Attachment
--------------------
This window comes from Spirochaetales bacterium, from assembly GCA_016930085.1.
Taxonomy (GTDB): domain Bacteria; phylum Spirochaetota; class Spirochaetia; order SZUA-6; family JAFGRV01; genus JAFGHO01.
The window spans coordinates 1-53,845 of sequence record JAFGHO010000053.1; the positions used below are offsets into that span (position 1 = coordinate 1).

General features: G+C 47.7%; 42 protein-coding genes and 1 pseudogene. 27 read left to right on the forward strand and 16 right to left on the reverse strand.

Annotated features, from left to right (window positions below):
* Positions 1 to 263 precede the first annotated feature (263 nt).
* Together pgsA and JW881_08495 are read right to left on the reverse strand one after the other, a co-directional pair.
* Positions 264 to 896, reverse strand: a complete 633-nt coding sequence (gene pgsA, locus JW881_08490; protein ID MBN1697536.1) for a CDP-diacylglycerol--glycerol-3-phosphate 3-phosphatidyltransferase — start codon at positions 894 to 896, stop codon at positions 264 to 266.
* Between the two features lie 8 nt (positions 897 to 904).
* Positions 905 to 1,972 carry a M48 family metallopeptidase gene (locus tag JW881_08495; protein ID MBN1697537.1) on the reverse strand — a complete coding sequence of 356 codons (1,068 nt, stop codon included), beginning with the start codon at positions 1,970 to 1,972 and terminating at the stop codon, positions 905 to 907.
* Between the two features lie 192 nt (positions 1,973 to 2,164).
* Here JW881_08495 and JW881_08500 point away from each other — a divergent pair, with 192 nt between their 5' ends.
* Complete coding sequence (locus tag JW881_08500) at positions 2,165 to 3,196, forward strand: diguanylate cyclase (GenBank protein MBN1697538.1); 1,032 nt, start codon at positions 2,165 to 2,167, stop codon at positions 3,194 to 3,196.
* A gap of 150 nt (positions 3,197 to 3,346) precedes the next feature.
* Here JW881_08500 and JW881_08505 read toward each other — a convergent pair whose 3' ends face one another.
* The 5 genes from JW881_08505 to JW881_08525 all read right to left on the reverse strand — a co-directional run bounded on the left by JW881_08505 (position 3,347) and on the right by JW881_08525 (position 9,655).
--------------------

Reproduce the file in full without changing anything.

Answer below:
This window comes from Spirochaetales bacterium, from assembly GCA_016930085.1.
Taxonomy (GTDB): domain Bacteria; phylum Spirochaetota; class Spirochaetia; order SZUA-6; family JAFGRV01; genus JAFGHO01.
The window spans coordinates 1-53,845 of sequence record JAFGHO010000053.1; the positions used below are offsets into that span (position 1 = coordinate 1).

General features: G+C 47.7%; 42 protein-coding genes and 1 pseudogene. 27 read left to right on the forward strand and 16 right to left on the reverse strand.

Annotated features, from left to right (window positions below):
* Positions 1 to 263 precede the first annotated feature (263 nt).
* Together pgsA and JW881_08495 are read right to left on the reverse strand one after the other, a co-directional pair.
* Positions 264 to 896, reverse strand: a complete 633-nt coding sequence (gene pgsA, locus JW881_08490; protein ID MBN1697536.1) for a CDP-diacylglycerol--glycerol-3-phosphate 3-phosphatidyltransferase — start codon at positions 894 to 896, stop codon at positions 264 to 266.
* Between the two features lie 8 nt (positions 897 to 904).
* Positions 905 to 1,972 carry a M48 family metallopeptidase gene (locus tag JW881_08495; protein ID MBN1697537.1) on the reverse strand — a complete coding sequence of 356 codons (1,068 nt, stop codon included), beginning with the start codon at positions 1,970 to 1,972 and terminating at the stop codon, positions 905 to 907.
* Between the two features lie 192 nt (positions 1,973 to 2,164).
* Here JW881_08495 and JW881_08500 point away from each other — a divergent pair, with 192 nt between their 5' ends.
* Complete coding sequence (locus tag JW881_08500) at positions 2,165 to 3,196, forward strand: diguanylate cyclase (GenBank protein MBN1697538.1); 1,032 nt, start codon at positions 2,165 to 2,167, stop codon at positions 3,194 to 3,196.
* A gap of 150 nt (positions 3,197 to 3,346) precedes the next feature.
* Here JW881_08500 and JW881_08505 read toward each other — a convergent pair whose 3' ends face one another.
* The 5 genes from JW881_08505 to JW881_08525 all read right to left on the reverse strand — a co-directional run bounded on the left by JW881_08505 (position 3,347) and on the right by JW881_08525 (position 9,655).